Nature needs legal rights: B.C. law prof
Feds mull people's eco-rights. But nature's rights?
|Report an Error|
Share via Email
It would be preposterous to imagine a river, tree or orca hiring a lawyer, if only because of their lack of opposable thumbs or access to a retainer budget.
But it's not actually such a wild idea for one University of British Columbia law professor, just one of a growing chorus of legal experts who think it's time for Canada to consider following in New Zealand and Bolivia's footsteps.
"In our current legal system we regard everything that’s not human as property: wildlife, forests, water, and so on," explained Vancouver lawyer David Boyd, associate professor of law, policy, and sustainability at UBC's Institute for Resources, Environment, and Sustainability, in a phone interview. "But that property-based system has been a huge impediment to solving the environmental problems plaguing us today.
"These are not objects there for our use. We could instead acknowledge that individual animals, rivers and forests have rights of their own."
Unrealistic, right? Stop thinking of a grizzly with a gavel, or a suing salmon stream — and instead consider that several other countries have done exactly that.
In March, for instance, New Zealand officially granted legal rights to its third-longest waterway, the Whanganui river, after a decades-long fight by the Whanganui Maori community.
(By comparison, it would be equivalent to giving Canada's third-largest river is the 3,000 km Saint Lawrence, the same rights as Canadians; or B.C.'s third-largest river, the 1,400-km Fraser)
"We have fought to find an approximation in law so that all others can understand that from our perspective treating the river as a living entity is the correct way to approach it, as an indivisible whole," Whanganui spokesman Gerrard Albert told reporters at the time, "instead of the traditional model for the last 100 years of treating it from a perspective of ownership and management.”
It's not even the only place in New Zealand granted legal personhood and self-ownership. In 2014, the Te Urewera forested North Island region also on North Island ceased being a national park and instead became a "person" under the law.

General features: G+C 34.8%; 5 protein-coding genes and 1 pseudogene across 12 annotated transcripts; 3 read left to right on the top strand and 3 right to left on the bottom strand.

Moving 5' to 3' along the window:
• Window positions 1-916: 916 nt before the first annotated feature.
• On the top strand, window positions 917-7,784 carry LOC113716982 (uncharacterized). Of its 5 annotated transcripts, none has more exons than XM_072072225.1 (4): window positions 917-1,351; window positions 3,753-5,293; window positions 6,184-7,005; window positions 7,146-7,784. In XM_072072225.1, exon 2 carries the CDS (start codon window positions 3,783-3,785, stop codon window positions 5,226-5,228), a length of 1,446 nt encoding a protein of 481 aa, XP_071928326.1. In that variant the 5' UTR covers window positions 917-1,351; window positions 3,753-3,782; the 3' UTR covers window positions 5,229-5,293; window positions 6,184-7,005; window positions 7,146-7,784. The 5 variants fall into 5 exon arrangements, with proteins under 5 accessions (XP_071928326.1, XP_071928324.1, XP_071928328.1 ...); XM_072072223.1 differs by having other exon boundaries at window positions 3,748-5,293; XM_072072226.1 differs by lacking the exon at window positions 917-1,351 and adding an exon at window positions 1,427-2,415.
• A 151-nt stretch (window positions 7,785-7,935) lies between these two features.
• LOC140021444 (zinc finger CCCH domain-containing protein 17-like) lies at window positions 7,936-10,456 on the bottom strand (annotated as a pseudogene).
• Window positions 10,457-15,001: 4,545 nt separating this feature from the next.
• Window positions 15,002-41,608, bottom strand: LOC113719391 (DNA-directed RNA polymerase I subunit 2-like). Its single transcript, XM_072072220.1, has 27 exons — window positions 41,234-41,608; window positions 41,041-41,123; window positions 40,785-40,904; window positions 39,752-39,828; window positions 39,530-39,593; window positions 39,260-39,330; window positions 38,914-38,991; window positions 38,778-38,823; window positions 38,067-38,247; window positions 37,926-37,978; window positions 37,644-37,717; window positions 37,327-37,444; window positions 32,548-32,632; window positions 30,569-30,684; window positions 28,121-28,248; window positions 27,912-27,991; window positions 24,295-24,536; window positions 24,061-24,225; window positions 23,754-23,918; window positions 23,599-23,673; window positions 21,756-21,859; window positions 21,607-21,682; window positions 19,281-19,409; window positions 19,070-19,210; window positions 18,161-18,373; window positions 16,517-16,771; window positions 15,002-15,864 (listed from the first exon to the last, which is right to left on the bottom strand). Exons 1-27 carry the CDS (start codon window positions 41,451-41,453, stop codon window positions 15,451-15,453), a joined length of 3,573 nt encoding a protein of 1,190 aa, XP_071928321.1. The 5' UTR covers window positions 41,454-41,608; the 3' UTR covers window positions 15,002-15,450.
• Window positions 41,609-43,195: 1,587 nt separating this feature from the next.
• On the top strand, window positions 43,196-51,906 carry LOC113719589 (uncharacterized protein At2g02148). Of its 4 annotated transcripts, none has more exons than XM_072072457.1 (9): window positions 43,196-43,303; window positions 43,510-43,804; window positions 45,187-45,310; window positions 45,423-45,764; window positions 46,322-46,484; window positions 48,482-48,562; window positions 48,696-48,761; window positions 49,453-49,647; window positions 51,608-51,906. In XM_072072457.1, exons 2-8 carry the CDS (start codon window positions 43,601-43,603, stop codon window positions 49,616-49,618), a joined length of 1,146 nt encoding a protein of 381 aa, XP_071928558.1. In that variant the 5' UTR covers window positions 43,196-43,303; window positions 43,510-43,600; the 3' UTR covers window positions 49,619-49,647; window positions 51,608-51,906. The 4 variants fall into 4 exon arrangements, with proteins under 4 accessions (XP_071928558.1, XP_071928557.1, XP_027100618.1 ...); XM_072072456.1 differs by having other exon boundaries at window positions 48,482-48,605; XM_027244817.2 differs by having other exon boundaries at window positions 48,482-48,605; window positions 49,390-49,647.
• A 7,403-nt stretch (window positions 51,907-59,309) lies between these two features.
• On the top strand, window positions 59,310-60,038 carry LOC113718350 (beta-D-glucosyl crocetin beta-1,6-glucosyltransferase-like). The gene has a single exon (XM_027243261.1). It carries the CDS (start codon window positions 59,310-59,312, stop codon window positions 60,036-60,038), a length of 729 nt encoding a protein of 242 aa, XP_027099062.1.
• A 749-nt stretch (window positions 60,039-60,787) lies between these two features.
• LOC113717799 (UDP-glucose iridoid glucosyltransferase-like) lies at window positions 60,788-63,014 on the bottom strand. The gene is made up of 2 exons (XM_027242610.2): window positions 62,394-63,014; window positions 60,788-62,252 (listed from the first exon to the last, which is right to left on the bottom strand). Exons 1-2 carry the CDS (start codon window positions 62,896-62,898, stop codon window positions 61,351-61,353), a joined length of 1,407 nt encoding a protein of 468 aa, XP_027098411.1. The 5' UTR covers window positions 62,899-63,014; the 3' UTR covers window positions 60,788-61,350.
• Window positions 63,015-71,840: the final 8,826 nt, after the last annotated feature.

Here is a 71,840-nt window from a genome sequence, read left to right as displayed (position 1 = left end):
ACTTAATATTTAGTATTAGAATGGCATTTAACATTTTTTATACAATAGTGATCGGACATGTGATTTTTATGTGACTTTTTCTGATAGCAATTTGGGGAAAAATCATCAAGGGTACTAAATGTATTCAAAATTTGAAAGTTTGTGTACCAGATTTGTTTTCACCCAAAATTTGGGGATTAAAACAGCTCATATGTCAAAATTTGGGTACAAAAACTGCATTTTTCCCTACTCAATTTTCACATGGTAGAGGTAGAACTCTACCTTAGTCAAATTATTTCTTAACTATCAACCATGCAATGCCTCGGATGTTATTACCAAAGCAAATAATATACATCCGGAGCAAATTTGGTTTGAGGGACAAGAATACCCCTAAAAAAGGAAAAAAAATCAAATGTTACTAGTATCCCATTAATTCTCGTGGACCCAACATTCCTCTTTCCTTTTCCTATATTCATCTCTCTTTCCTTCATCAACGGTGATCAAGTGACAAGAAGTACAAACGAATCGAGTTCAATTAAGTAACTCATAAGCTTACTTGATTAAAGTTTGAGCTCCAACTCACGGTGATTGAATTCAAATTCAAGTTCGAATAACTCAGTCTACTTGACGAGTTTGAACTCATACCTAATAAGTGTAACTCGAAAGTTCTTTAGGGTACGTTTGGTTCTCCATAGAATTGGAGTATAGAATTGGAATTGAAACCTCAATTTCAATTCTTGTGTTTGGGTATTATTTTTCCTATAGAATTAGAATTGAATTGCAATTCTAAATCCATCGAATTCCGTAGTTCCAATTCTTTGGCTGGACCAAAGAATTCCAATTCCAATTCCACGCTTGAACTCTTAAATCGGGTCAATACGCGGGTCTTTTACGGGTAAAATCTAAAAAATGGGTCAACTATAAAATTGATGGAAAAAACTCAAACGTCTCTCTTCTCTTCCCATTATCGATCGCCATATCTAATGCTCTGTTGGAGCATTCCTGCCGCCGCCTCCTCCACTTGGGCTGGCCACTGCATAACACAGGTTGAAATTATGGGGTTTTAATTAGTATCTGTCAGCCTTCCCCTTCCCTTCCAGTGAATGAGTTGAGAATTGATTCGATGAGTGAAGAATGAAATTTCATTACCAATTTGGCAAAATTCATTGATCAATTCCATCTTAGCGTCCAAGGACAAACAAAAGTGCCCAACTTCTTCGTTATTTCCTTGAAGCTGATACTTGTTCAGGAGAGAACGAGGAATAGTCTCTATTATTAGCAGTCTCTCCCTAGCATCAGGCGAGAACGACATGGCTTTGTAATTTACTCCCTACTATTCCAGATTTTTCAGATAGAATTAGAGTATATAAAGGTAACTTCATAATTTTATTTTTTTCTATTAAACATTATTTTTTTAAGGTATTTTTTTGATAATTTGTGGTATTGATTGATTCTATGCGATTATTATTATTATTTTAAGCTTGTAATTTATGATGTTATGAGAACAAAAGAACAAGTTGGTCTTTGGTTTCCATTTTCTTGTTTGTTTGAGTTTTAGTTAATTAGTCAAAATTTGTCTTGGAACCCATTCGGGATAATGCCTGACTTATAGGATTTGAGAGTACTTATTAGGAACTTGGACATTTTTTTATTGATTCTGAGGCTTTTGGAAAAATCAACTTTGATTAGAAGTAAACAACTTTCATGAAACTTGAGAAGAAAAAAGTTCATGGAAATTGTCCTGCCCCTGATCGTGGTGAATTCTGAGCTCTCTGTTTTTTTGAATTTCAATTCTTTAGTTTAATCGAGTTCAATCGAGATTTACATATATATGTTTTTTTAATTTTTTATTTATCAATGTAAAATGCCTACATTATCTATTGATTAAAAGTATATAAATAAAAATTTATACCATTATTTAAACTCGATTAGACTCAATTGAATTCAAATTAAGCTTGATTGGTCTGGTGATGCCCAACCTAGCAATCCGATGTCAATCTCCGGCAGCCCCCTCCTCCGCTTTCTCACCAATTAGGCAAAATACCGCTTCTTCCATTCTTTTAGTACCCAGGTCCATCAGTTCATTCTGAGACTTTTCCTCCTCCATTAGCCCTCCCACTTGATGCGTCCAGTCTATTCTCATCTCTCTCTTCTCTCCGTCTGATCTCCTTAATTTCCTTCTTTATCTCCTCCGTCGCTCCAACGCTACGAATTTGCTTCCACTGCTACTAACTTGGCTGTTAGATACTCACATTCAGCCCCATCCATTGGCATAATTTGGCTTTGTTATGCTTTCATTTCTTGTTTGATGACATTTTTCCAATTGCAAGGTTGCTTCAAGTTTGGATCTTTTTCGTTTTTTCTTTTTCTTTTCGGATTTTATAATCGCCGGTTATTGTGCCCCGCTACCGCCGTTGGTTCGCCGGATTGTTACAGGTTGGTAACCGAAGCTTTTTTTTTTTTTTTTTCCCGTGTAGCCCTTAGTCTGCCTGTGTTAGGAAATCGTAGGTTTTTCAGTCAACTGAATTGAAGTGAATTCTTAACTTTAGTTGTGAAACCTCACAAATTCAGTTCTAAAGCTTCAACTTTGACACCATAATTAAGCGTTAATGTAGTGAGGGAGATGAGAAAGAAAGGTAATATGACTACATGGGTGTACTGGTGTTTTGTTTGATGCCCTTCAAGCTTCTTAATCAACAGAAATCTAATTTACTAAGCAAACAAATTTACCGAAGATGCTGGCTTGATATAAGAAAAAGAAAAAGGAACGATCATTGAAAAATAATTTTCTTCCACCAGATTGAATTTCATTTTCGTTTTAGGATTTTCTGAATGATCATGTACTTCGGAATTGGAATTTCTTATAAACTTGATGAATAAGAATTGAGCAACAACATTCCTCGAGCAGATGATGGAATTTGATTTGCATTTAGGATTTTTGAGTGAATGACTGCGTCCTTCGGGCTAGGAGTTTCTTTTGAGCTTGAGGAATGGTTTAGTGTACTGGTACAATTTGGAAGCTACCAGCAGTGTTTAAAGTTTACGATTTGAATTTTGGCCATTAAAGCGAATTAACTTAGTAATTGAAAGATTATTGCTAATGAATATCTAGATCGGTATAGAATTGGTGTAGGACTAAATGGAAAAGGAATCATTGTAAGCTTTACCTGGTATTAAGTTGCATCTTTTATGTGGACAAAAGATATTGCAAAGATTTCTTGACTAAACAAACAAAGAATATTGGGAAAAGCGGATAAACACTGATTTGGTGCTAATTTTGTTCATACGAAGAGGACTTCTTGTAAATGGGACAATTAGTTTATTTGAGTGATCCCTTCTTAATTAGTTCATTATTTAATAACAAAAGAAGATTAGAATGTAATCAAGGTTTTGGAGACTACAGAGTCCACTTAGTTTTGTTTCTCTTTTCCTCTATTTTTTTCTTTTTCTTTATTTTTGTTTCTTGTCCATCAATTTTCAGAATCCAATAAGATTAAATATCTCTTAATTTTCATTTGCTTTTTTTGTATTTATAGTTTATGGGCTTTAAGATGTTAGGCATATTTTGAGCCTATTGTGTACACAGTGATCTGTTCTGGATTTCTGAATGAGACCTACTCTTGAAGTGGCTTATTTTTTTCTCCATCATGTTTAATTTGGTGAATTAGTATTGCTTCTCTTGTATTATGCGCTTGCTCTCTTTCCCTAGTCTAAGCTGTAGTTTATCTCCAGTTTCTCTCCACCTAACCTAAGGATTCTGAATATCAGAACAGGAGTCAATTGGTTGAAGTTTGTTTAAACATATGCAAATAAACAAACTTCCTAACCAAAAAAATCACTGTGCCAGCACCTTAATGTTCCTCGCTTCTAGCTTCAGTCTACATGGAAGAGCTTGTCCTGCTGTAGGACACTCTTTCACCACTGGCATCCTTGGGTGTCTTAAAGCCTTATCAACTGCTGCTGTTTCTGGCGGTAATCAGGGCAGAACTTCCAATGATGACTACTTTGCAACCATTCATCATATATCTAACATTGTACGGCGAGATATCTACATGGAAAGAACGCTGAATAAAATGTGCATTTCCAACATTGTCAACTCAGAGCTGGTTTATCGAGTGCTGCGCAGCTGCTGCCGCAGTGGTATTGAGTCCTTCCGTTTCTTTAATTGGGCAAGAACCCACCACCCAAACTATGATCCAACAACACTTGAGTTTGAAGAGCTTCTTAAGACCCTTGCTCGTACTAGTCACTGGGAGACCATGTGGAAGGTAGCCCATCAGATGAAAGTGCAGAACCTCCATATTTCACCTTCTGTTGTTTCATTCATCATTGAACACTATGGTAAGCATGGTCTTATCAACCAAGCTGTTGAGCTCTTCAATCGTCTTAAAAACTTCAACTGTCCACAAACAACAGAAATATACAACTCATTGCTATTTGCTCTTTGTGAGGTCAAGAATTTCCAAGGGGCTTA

"The laws are quite amazing to read," Boyd remarked. "In both cases, the law set up a guardian composed of Maori and New Zealand government representatives given very specfic mandates to make decisions in the best interests of the river.
"The mechanism they use to do that is designating the river as a legal person … That’s a radical proposition. It's now one of the few places of earth where humans don’t own the land."
And in 2010, the Indigenous-led government of Bolivia passed the world's first Law of the Rights of Mother Earth, the first ever to grant legal personhood to nature.
"For the purpose of protecting and enforcing its rights … Mother Earth and all its components, including human communities, are entitled to all the inherent rights recognized in this Law," it states. "… Any conflict of rights must be resolved in ways that do not irreversibly affect the functionality of living systems."
Ecuador earlier granted its environment "the right to exist, persist, maintain and regenerate its vital cycles, structure, functions and its processes in evolution," but did not back that up with the same enforceable legal rights as Bolivia or New Zealand.
Asked how Canada could possibly grant such legal standing to something that's not even human or even conscious, without overhauling its entire system, Boyd said it's not as outlandish as some might think.
"Critically, the right of nature doesn’t mean that a river has human rights," he replied. "Of course not, that doesn’t make any sense; they can't vote.
"The funny thing is some people initially think this is a crazy idea, to give rights to non-human. But actually we do that quite a bit with municipalities and corporations. In fact, corporations have a whole array of rights bestowed upon them through our legal system."
The notion of "rights of nature" is separate from another, related idea that has recently made strides forward in Canada, however — the "rights to nature," or more accurately Canadians' right to a healthy, clean environment.
Leading the charge on that front are several environmental groups including the David Suzuki Foundation (DSF). Last June the federal government's Standing Committee on Environment and Sustainable Development urged Ottawa to enshrine the "right to a healthy environment" into law, with the environment minister responding that her government agrees "changes are needed to modernize and improve CEPA" — vowing to respond to the proposals by June.
That's a welcome step forward, DSF's environmental rights campaign manager Peter Wood told Metro in an interview at the time. But asked about Boyd's rights of nature proposal, Wood said it's not in the cards at this point — at least until Canada joins 149 countries with environmental rights for their own people.
"'You're the ones who want to give trees a lawyer,'" Wood imagines skeptics scoffing. "We're focused on getting environmental rights as human rights.
"The rights of nature is more hypothetical at the moment. People aren't quite ready for that yet."